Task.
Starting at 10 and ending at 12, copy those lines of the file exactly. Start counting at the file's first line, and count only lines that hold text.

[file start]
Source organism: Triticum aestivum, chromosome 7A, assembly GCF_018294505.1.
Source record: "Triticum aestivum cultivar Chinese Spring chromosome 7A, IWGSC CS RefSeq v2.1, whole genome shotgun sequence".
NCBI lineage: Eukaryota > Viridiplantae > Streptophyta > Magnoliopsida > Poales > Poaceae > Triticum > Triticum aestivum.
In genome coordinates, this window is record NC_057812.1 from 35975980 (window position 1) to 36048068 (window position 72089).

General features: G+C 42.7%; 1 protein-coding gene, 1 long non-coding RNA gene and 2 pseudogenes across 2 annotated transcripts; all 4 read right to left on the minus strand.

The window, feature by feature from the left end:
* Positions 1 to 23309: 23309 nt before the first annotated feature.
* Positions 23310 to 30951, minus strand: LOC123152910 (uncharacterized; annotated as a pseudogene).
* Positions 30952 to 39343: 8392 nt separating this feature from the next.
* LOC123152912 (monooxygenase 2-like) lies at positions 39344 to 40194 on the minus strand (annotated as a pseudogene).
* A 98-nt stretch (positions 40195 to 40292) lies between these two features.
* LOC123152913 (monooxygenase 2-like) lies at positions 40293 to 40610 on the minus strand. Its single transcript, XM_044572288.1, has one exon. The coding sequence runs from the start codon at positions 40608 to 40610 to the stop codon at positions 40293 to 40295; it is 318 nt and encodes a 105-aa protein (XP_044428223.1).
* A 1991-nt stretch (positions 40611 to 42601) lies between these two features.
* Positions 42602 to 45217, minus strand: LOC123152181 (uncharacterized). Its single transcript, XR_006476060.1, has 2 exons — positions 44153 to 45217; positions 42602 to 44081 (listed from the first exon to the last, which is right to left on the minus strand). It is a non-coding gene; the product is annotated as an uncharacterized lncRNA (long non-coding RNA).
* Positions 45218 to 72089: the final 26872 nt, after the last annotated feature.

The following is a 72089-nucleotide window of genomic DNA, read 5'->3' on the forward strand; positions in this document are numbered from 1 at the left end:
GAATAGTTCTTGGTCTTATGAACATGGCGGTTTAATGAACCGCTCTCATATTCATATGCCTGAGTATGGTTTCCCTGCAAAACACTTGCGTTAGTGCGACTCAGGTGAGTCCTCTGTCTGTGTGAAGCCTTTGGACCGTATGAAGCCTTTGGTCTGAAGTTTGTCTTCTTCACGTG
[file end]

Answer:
* LOC123152912 (monooxygenase 2-like) lies at positions 39344 to 40194 on the minus strand (annotated as a pseudogene).
* A 98-nt stretch (positions 40195 to 40292) lies between these two features.
* LOC123152913 (monooxygenase 2-like) lies at positions 40293 to 40610 on the minus strand. Its single transcript, XM_044572288.1, has one exon. The coding sequence runs from the start codon at positions 40608 to 40610 to the stop codon at positions 40293 to 40295; it is 318 nt and encodes a 105-aa protein (XP_044428223.1).